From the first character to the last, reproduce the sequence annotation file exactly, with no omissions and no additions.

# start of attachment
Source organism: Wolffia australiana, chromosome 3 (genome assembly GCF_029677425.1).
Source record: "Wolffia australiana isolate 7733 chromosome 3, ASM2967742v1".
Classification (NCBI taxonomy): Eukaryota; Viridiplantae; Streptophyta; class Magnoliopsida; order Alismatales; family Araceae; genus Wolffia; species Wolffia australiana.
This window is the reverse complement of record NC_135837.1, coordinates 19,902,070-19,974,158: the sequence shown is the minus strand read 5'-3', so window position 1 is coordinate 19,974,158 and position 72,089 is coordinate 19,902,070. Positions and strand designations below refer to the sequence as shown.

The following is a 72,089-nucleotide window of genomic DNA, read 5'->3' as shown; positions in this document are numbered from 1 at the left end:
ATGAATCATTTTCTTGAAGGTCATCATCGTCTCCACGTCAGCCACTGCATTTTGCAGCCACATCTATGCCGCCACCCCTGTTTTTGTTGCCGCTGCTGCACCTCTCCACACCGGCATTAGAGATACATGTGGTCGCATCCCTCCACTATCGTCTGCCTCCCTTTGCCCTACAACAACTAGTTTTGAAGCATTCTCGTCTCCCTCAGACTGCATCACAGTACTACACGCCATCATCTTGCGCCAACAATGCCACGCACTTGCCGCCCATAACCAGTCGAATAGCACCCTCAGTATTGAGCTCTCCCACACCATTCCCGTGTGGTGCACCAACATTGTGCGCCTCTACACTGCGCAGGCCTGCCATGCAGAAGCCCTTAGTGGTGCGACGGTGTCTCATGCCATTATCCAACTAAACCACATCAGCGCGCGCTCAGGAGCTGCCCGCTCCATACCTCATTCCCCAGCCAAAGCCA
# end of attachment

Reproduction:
Source organism: Wolffia australiana, chromosome 3 (genome assembly GCF_029677425.1).
Source record: "Wolffia australiana isolate 7733 chromosome 3, ASM2967742v1".
Classification (NCBI taxonomy): Eukaryota; Viridiplantae; Streptophyta; class Magnoliopsida; order Alismatales; family Araceae; genus Wolffia; species Wolffia australiana.
This window is the reverse complement of record NC_135837.1, coordinates 19,902,070-19,974,158: the sequence shown is the minus strand read 5'-3', so window position 1 is coordinate 19,974,158 and position 72,089 is coordinate 19,902,070. Positions and strand designations below refer to the sequence as shown.

The following is a 72,089-nucleotide window of genomic DNA, read 5'->3' as shown; positions in this document are numbered from 1 at the left end:
ATGAATCATTTTCTTGAAGGTCATCATCGTCTCCACGTCAGCCACTGCATTTTGCAGCCACATCTATGCCGCCACCCCTGTTTTTGTTGCCGCTGCTGCACCTCTCCACACCGGCATTAGAGATACATGTGGTCGCATCCCTCCACTATCGTCTGCCTCCCTTTGCCCTACAACAACTAGTTTTGAAGCATTCTCGTCTCCCTCAGACTGCATCACAGTACTACACGCCATCATCTTGCGCCAACAATGCCACGCACTTGCCGCCCATAACCAGTCGAATAGCACCCTCAGTATTGAGCTCTCCCACACCATTCCCGTGTGGTGCACCAACATTGTGCGCCTCTACACTGCGCAGGCCTGCCATGCAGAAGCCCTTAGTGGTGCGACGGTGTCTCATGCCATTATCCAACTAAACCACATCAGCGCGCGCTCAGGAGCTGCCCGCTCCATACCTCATTCCCCAGCCAAAGCCA